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Dr Rodrigo Lopes' last speech from the scaffold at Tyburn

Edgar Samuel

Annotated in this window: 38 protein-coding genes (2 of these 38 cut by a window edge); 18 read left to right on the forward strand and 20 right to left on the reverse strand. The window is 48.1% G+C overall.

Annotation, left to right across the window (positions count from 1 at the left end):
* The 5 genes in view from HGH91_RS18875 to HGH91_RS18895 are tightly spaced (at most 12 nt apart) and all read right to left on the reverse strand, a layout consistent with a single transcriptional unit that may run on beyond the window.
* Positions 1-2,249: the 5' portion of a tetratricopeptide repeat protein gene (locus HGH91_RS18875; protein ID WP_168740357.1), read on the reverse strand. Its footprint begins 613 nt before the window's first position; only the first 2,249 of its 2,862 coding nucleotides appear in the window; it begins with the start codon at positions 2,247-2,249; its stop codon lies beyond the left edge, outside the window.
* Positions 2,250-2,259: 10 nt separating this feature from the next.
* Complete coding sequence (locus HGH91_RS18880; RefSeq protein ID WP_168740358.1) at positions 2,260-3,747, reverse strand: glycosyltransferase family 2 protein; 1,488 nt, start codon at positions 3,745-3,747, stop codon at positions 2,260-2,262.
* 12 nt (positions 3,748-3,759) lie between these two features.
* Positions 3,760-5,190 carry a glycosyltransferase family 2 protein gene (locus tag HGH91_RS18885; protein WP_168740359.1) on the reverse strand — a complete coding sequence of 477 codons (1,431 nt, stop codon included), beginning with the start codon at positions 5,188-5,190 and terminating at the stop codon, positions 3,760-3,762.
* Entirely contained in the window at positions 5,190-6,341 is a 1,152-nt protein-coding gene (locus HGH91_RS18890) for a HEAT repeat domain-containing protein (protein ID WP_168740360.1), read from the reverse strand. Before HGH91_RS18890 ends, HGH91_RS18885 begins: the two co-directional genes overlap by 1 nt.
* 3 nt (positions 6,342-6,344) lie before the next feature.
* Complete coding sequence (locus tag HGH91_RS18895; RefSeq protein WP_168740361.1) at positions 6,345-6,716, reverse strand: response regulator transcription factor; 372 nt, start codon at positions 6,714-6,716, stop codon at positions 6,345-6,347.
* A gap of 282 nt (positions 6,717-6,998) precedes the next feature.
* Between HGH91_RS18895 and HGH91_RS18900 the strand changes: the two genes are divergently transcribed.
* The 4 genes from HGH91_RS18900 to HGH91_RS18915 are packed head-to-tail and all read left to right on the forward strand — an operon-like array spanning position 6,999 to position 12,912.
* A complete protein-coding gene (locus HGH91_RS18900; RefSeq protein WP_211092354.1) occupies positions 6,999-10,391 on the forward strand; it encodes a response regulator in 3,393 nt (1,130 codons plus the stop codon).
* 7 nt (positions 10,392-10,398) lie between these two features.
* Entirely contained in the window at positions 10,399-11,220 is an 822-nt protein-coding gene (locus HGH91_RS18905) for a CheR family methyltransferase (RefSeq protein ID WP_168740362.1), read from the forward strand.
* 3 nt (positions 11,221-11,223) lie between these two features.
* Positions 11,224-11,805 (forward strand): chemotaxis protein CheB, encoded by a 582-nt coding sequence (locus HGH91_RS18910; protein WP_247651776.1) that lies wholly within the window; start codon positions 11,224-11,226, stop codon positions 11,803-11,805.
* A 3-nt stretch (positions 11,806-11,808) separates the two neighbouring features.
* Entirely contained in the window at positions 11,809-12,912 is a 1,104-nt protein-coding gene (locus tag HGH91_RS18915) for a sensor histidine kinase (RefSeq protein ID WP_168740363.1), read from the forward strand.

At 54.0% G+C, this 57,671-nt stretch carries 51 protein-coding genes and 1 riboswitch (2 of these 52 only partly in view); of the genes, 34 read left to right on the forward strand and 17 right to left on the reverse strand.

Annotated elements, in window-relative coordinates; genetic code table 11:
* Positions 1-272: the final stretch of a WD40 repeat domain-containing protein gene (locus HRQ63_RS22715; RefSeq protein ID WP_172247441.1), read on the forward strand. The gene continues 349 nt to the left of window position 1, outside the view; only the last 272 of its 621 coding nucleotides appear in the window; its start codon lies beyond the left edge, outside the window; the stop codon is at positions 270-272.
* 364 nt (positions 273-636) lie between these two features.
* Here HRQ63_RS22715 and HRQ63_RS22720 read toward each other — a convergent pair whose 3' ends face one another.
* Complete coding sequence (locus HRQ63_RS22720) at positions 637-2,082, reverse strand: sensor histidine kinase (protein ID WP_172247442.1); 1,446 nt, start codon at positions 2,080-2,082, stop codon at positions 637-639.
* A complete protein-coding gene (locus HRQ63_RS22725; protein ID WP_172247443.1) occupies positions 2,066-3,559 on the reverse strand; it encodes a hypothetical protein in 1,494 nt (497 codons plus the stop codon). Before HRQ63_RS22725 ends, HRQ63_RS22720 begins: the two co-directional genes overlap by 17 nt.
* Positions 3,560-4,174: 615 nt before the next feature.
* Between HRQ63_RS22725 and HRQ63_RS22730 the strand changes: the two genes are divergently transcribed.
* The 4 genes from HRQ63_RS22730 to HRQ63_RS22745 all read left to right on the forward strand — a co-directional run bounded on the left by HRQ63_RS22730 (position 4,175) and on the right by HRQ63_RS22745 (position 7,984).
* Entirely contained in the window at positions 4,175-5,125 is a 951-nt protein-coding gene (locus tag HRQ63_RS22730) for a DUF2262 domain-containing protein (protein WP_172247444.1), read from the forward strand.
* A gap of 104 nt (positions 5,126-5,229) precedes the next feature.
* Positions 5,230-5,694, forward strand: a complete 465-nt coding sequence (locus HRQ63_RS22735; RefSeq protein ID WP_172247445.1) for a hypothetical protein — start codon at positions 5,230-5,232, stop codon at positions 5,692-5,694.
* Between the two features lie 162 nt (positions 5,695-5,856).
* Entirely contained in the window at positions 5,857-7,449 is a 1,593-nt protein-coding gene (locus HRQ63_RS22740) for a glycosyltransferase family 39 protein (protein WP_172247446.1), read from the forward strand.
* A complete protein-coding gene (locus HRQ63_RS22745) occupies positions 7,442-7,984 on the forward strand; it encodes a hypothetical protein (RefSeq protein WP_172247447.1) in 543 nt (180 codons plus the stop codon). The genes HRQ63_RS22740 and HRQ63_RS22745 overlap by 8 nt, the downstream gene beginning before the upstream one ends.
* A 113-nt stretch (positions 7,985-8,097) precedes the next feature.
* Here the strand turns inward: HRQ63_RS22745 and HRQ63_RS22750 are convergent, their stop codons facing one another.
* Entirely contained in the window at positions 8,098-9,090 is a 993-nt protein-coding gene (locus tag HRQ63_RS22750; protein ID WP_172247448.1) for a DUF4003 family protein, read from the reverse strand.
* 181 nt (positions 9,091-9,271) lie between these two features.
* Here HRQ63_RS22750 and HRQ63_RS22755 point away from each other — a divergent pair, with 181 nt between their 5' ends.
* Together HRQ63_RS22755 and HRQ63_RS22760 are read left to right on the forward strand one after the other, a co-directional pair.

<plain_text><page sequence="1">Dr Rodrigo Lopes' last speech from the scaffold at Tyburn EDGAR SAMUEL The following is an extract from the English version of William Camden's History of the Reign of Queen Elizabeth which describes the trial and execution of Dr Rodrigo Lopes in 1594: The Spaniards, suspecting the fidelity of the English in a matter of so great Weight, used the help of Roderigo Lopez, a Jew by Religion, the Queen's domestick Physician, and of Stephen Ferreira Gama and Emanuel Liosie, Portugueezes; (for many of that Nation crept into England in those days, as Retainers to the exiled Don Antonio:) who, being apprehended by means of Letters intercepted, were about the end of February arraigned at Guildhall in London, and charged from their own Confessions to have conspired to make away the Queen by Poison. Lopez, having been for a long time a man of noted Fidelity, was not so much as suspected, save that outlandish Physicians may by Bribes and Corruption be easily induced to become Poisoners and Traitours, till he confessed 'That he was drawn in by Andrada a Portugueeze to employ his best and secret Service for the King of Spain; that he had received from his intimate Counsellour, Christophoro Mow, a rich Jewel; that he had divers times thereupon advertised the Spaniards of such things as he could come to the Knowledge ofthat at length, upon an Agreement to receive 50000 Ducats, he had promised to poison the Queen; and that he had signified as much to the Count de Fuentez and Ibara, the King's Secretary in the Netherlands." Stephanus Ferreira confessed, 'That the Count de Fuentez and Ibara had acquainted him both by Letters and word of mouth that there was a Plot laid to take away the Queen's Life by Poison; that he wrote Letters, after Lopez his dictating wherein he promised the same should be effected, upon Condition that 50000 Ducats should be paid for the Service; also that Emanuel Loisie was secretly sent unto him by Fuentez and Ibara, to urge Lopez to dispatch the matter with all Expedition.' Emanuel confessed, 'That Count Fuentez and Ibara, when he had given them his faithful Promise to conceal the Design, shewed him a Letter which Andrada had written in Lopez his name about making away the Queen; and that he himself was likewise sent by Fuentez to deal with Ferreira and Lopez for hastening the Queen's Death and to promise Money to Lopez himself, and Honours and Preferments to his Children.' At the Bar Lopez spake not much, but cried out, 'That Ferreira and Emanuel were made of nothing but Fraud and Lying; that he intended no Hurt against the Queen, but abhorred the Gifts of a Tyrant; that he had presented that Jewel to the Queen which was sent him from the Spaniard, and that he had no other 51</page><page sequence="2">Edgar Samuel Design in what he did, but to deceive the Spaniard, and wipe him of his Money.' The rest spake nothing for themselves, only throwing the whole Blame upon Lopez. They were all of them condemned and after three months put to death at Tyburn, Lopez affirming that he loved the Queen as well as he loved Jesus Christ; which coming from a man of the Jewish Profession moved no small Laughter in the Standers-by. Dr Lopes' speech from the scaffold has three possible explanations. The first is Camden's, that Lopes was a Jew, therefore his speech was a dishonest equivocation, which proved his guilt. This view has been accepted by several later historians. A second possibility is that he was a sincere Christian and meant what he said. Neither of these explanations is satisfactory. The Spanish state papers are intact and give no hint of a Spanish plot to use Lopes to poison the Queen, and Lopes' intercepted correspondence gives clear evidence that he was a secret Jew and subscribed to the secret synagogue in Antwerp. The purpose of this article is to suggest a third and fresh explanation, namely that Lopes was utterly sincere in what he said, but that his words and their meaning were misunderstood. First of all, I wish to suggest that what Lopes actually said was not T love the Queen as well as I love Jesus Christ', as Camden reported, but T love the Queen as well as I love Our Lord'. To a Christian the meanings are identical, but among Portuguese Jews, who rejected the central Christian belief in the divinity of Jesus, the phrase 'Our Lord' was habitually used to refer to the God of Israel. I think it is sufficient to give just two examples of this usage, although there are many more. The first example is from a draft letter of 1609 written by Fernando de Mercado from Antwerp to James Lopes da Costa, otherwise Jacob Tirado, the founder of the first synagogue in Amsterdam. It contains the formula q n Sr ge muitos annos, 'whom may Our Lord protect for many years'.1 The second is from a letter of 1612 written from Venice by Dr Elias Montalto to his brother-in-law Dr Pero Rodrigues, who had just escaped from Portugal to St Jean de Luz in the South of France, urging him to convert to Judaism. The letter includes the phrase 'May Our Lord protect you and bring you to the way of the True Life', nosso Sor guarde e traga ao caminho da verdadeira vida.2 In the light of this use of the phrase 'Our Lord' by Portuguese Jews, it is quite clear what Lopes meant. If he said, as I suggest he did, T love the Queen as well as I love Our Lord', he was utterly sincere in his claim to be loyal both to the Queen and to God. But because, out of habit, he used the equivocal language of a crypto-Jew, he made a deplorably bad impression on the bystanders and on later historians. There is good reason to believe that the man was unjustly condemned to death for high treason, and that Dr Rodrigo Lopes was no traitor to the Queen, who had treated him kindly with protection and preferment.3 52</page><page sequence="3">Dr Rodrigo Lopes' last speech at Tyburn NOTES 1 Trans JHSE XVIII (1958)230. 2 Revue des Etudes Juives LXXXVII, 165. 3 See: John Gwyer, 'The Case of Dr Lopez' Trans JHSE XVI (1952) 163-84. 53</page></plain_text>